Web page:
Released date : 1999/ 1/13

body type



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  • Specification
  • Description
  • Plant
  • Name origin
Grade 5door_U 5door_F 3door_U
Model type
Curb mass(kg) 880 840 870
Dimensions Length(mm) 3610 3610 3610
Width(mm) 1660 1660 1660
Height(mm) 1500 1500 1500
Wheelbase(mm) 2370 2370 2370
Engine Engine code 1SZ-FE 1SZ-FE 1SZ-FE
Engine type In-line 4-cylinder, DOHC In-line 4-cylinder, DOHC In-line 4-cylinder, DOHC
Displacement(cm3) 997 997 997
Max. output kW(PS)/r.p.m. -/70/6000 -/70/6000 -/70/6000
* The specifications are those of representative model grades.
* Max. output represents a net rating. In the above table, digits separated by slashes ( / / ) stand for kW, PS, and r.p.m., respectively.
* The model numbers of these vehicles are SCP10(1000).
The Vitz was developed as a minimum-sized compact car for global use in the 21st century, and for this purpose its platform and major components were designed anew. Classified in the A Segment (a category for smallest cars) in Europe, the car debuted as the Yaris in 1998 at the Paris Motor Show, and was released in Japan as the Vitz in January 1999.

The Vitz came in either a 3- or 5-door hatchback body. The standard front-engine, front-wheel-drive model had a 1-liter 4-cylinder engine, while the 4-wheel-drive model that was added in August 1999 came with a 1.3-liter engine. The transmission was either a 5-speed manual or a 4-speed automatic (Super ECT). The Vitz had a spacious cabin enabled by its relatively tall body, and featured excellent safety and environmental performance for its class.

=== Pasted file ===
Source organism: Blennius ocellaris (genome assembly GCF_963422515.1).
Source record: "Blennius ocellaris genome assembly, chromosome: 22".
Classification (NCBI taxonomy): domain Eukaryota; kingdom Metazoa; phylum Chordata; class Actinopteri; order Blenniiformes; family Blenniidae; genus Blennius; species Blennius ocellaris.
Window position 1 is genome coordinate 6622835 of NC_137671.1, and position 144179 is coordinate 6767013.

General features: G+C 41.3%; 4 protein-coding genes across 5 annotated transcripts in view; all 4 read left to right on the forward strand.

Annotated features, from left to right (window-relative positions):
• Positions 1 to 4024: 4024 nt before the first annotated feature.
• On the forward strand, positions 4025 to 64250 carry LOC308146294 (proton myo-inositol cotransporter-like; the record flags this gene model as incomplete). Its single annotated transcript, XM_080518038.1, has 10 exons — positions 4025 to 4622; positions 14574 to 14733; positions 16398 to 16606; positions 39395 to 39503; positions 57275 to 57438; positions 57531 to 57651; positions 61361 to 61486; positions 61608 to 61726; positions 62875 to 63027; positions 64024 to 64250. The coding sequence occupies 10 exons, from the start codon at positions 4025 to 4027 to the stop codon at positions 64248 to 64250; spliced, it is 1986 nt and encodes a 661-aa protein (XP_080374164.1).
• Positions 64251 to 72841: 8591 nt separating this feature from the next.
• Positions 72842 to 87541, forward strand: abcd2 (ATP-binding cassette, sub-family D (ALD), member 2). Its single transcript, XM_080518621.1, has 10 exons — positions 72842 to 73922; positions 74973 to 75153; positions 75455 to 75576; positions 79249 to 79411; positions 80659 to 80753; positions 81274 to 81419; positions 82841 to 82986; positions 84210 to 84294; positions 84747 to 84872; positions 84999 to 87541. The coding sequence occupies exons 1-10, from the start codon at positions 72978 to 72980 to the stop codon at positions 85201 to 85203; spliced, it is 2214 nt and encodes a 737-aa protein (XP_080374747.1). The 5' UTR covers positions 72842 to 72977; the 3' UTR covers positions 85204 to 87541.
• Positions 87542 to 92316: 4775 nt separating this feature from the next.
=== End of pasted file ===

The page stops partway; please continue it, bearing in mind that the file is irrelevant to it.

The Vitz was also manufactured in France under the Yaris name, and proved very popular in the European market, too. In 2000, it became the second Japanese car ever to win the European Car of the Year title, and won the double honor of being chosen the Japanese Car of the Year as well.

In terms of lineage, the Vitz is the successor to the Starlet.
Plant Takaoka plant, Toyota Industries Corporation
Derived from "Witz," a German word meaning "wit" or "witticism."

This page is part of TOYOTA A HISTORY OF THE FIRST 75 YEARS website. For information on currently marketed vehicles, please refer to the Toyota Motor Corporation website.